The research commissioner calls on researchers to build a stronger role for science in society, and to put more pressure on policy makers
Researchers should keep nagging politicians to put science at the top of their agendas, while getting more involved with policy making and political negotiations themselves, EU research commissioner Carlos Moedas told scientists in Bucharest this week. An active body of scientists “pushes politicians to behave differently,” he said.
Moedas encouraged embattled Romanian researchers to build a stronger role for science in society and put more pressure on policy makers. “Your role as scientists is to tell people what science does for their lives,” he told them.
There is a need to build understanding that science and innovation should be a prime ministerial level policy issue, said Moedas. At the moment, for many EU governments, science “is not the top priority,” he said.
On their part, Romanian researchers who are frustrated with budget cuts, funding delays and the poor quality of evaluation in national grant competitions, asked Moedas if the EU could enforce minimal R&D expenditure in each member state.
Moedas was also asked whether the Commission can come up with a verification mechanism for science, to probe whether member states comply with commonly agreed values, such as the continuity of financing opportunities and a lack of conflicts of interest in evaluating grants.
In response, Moedas said the Commission does not want to interfere with national research and innovation policies, beyond making occasional recommendations in its policy support reports. “We cannot go to countries and tell them what to do.” However, the Commission recommends that national research policies follow basic principle such as the independence of peer review and that governments try to spend three per cent of their GDP on R&D. “We try to lead by example,” said Moedas.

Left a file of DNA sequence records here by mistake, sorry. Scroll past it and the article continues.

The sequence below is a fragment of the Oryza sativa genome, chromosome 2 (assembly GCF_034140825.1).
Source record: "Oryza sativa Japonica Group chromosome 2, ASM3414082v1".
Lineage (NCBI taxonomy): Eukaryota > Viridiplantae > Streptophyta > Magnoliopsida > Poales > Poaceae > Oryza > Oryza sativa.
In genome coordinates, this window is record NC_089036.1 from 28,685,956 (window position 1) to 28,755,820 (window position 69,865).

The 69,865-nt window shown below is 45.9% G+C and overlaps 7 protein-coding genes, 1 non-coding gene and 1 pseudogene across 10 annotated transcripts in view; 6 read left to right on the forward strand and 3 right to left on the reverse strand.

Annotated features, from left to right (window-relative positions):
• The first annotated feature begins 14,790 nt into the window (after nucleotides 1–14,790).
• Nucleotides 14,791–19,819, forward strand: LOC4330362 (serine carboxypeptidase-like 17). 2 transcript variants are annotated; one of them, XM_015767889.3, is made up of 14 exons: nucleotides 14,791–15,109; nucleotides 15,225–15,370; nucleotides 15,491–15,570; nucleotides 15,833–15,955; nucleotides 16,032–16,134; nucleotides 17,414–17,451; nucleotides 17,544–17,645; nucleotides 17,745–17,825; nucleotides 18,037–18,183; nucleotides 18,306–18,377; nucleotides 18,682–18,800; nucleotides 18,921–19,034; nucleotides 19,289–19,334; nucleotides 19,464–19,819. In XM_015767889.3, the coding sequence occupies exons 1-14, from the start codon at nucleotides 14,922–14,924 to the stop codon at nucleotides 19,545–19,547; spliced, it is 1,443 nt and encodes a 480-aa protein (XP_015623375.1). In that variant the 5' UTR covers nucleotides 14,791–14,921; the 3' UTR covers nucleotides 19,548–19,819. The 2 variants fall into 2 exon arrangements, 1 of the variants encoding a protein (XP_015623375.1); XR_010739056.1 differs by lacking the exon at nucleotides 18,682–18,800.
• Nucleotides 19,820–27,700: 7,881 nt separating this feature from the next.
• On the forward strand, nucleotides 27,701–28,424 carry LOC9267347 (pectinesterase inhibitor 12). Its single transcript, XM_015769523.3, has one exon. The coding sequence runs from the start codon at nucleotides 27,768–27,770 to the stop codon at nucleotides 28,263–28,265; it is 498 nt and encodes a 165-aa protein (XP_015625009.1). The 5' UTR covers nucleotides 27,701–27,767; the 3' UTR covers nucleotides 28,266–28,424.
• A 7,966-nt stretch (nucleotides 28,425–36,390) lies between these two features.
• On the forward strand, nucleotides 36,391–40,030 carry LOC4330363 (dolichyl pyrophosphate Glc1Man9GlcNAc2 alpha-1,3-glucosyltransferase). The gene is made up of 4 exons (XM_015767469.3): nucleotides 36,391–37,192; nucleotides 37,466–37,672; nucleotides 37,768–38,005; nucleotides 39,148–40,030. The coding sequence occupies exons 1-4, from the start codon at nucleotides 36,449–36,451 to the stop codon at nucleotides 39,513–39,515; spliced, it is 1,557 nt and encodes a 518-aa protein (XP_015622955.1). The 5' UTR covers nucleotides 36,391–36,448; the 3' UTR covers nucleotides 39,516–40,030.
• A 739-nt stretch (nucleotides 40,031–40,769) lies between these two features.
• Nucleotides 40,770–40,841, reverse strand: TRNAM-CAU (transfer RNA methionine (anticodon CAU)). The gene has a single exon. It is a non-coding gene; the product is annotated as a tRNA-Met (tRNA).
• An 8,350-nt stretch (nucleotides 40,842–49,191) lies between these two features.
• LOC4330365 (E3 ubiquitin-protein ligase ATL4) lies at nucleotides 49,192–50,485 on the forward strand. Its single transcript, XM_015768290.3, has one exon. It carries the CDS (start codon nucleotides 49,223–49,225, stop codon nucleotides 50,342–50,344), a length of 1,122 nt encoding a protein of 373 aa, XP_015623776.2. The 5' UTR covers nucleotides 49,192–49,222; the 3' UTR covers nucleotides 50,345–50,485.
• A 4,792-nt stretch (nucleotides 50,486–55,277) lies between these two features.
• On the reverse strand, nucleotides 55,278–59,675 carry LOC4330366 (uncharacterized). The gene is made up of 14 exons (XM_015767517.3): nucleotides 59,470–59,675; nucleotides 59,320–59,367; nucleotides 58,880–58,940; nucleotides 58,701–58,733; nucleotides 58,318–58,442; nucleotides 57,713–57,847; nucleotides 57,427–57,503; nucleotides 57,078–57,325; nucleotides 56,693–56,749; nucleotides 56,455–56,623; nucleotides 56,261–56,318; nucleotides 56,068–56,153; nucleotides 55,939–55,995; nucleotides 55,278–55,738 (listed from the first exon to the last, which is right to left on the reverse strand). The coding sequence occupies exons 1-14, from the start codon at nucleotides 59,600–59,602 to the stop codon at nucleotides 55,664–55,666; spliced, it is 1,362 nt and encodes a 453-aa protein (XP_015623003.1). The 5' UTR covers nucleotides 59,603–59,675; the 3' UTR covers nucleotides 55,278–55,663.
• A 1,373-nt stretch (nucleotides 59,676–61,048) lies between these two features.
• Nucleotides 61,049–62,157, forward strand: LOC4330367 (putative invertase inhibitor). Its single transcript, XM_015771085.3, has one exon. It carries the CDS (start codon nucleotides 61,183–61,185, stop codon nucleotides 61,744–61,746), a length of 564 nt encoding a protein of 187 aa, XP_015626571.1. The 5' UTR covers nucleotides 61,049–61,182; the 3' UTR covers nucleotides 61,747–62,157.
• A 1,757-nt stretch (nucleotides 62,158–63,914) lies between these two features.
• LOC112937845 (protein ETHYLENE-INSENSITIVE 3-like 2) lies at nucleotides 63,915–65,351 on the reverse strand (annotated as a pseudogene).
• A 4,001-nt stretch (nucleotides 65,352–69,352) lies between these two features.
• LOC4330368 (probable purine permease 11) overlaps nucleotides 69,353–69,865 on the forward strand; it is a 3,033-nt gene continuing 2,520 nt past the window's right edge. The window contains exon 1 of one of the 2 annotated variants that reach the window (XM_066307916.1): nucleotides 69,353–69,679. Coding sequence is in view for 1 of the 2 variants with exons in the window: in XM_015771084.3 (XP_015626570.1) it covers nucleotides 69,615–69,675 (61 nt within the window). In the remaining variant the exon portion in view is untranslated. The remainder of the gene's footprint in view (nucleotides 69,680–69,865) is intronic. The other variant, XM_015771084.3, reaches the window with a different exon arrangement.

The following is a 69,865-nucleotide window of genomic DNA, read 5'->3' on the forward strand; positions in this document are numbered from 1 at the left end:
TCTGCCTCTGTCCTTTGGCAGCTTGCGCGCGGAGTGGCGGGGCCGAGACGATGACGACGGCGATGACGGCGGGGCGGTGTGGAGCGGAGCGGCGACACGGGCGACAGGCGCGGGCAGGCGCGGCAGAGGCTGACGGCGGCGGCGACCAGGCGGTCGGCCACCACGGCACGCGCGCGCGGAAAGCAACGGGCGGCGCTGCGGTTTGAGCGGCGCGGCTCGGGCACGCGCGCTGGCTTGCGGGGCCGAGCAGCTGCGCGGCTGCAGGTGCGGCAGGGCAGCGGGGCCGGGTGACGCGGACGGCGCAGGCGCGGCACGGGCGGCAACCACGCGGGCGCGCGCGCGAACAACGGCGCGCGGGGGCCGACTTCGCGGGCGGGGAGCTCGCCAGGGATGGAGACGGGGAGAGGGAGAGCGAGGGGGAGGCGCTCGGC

Ultimately, it is up to politicians to put science at the top of national policy agendas. Countries that invest more in science and innovation go through crises with less pain than countries that don’t, Moedas claimed. “I’ve spent 5 years trying to explain importance of investing more in science and innovation,” he said.
These exchanges took place at a joint press conference with Moedas and Romanian research minister Nicolae Hurduc, after the announcement of the outcome of the final informal meeting of EU research ministers organised by the Romanian presidency of the EU council.
Hurduc said the ministers met to, “identify measures concerning the growth and extension of scientific excellence in the European Union.” He did not respond to the criticism raised by Romanian scientists.
Earlier this year, university heads in Romania hit out at the government’s failure to approve a budget for 2019 until late March. The delay left university researchers without funding to pay for materials and equipment.
The association of Romanian researchers, Ad Astra, says the 2019 budget represents 0.179 per cent of GDP, far less than 0.8 per cent foreseen in the national strategy for this year. One university rector told Science|Business the allocated budget is “nothing point something”.
Universities and researchers in national institutes in Romania have previously called on the government to meet the funding levels promised and established in the national research and innovation strategy in 2014, of 0.83 per cent of GDP for 2019 and 0.97 per cent for 2020.
In 2018, funding was less than a quarter of that promised in the national research and innovation strategy, with more than 20 per cent of the €350 million originally earmarked for research being reallocated to other budgets, including to that of the "People's Salvation" cathedral, a project of the Romanian Orthodox Church.
According to European Commission’s innovation scoreboard, Romania has EU’s poorest track record in research and innovation investment and policy support. It has the lowest R&D expenditure, the lowest number of patents per capita, the lowest rate of employment in knowledge-intensive activities and international scientific co-publications.
The Commission ranks Romania as “modest innovator” with performance well below 50 per cent of the EU average. Its performance declined by 14 per cent between 2010 and 2017.